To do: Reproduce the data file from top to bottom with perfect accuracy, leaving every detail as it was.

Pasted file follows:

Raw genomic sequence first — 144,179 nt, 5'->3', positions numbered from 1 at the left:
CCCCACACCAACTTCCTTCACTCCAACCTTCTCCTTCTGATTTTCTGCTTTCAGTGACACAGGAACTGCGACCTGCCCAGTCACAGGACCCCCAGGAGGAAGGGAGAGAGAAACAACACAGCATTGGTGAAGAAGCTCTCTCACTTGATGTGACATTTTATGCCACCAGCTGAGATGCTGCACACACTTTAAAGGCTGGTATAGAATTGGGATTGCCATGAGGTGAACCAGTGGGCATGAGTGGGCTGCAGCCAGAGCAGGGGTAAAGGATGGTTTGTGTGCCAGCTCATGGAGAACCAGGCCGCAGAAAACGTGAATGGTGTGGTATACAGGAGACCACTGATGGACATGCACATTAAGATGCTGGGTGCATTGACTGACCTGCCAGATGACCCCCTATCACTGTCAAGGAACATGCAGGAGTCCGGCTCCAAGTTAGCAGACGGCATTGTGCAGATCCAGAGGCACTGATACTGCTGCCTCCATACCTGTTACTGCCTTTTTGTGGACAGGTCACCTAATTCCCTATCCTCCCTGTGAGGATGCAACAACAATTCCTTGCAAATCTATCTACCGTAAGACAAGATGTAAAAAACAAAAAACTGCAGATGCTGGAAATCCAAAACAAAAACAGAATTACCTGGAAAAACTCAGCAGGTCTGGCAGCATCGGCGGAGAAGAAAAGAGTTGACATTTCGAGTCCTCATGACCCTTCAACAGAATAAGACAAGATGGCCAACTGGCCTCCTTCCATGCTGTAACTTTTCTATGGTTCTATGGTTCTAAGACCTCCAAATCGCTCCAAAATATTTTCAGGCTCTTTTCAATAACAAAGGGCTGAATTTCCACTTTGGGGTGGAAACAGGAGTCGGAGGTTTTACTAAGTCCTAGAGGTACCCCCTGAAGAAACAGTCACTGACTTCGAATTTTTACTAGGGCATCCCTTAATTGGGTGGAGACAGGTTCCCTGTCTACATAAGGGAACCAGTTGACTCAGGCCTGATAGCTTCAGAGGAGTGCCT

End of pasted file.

Raw genomic sequence first — 144,179 nt, 5'->3', positions numbered from 1 at the left:
CCCCACACCAACTTCCTTCACTCCAACCTTCTCCTTCTGATTTTCTGCTTTCAGTGACACAGGAACTGCGACCTGCCCAGTCACAGGACCCCCAGGAGGAAGGGAGAGAGAAACAACACAGCATTGGTGAAGAAGCTCTCTCACTTGATGTGACATTTTATGCCACCAGCTGAGATGCTGCACACACTTTAAAGGCTGGTATAGAATTGGGATTGCCATGAGGTGAACCAGTGGGCATGAGTGGGCTGCAGCCAGAGCAGGGGTAAAGGATGGTTTGTGTGCCAGCTCATGGAGAACCAGGCCGCAGAAAACGTGAATGGTGTGGTATACAGGAGACCACTGATGGACATGCACATTAAGATGCTGGGTGCATTGACTGACCTGCCAGATGACCCCCTATCACTGTCAAGGAACATGCAGGAGTCCGGCTCCAAGTTAGCAGACGGCATTGTGCAGATCCAGAGGCACTGATACTGCTGCCTCCATACCTGTTACTGCCTTTTTGTGGACAGGTCACCTAATTCCCTATCCTCCCTGTGAGGATGCAACAACAATTCCTTGCAAATCTATCTACCGTAAGACAAGATGTAAAAAACAAAAAACTGCAGATGCTGGAAATCCAAAACAAAAACAGAATTACCTGGAAAAACTCAGCAGGTCTGGCAGCATCGGCGGAGAAGAAAAGAGTTGACATTTCGAGTCCTCATGACCCTTCAACAGAATAAGACAAGATGGCCAACTGGCCTCCTTCCATGCTGTAACTTTTCTATGGTTCTATGGTTCTAAGACCTCCAAATCGCTCCAAAATATTTTCAGGCTCTTTTCAATAACAAAGGGCTGAATTTCCACTTTGGGGTGGAAACAGGAGTCGGAGGTTTTACTAAGTCCTAGAGGTACCCCCTGAAGAAACAGTCACTGACTTCGAATTTTTACTAGGGCATCCCTTAATTGGGTGGAGACAGGTTCCCTGTCTACATAAGGGAACCAGTTGACTCAGGCCTGATAGCTTCAGAGGAGTGCCT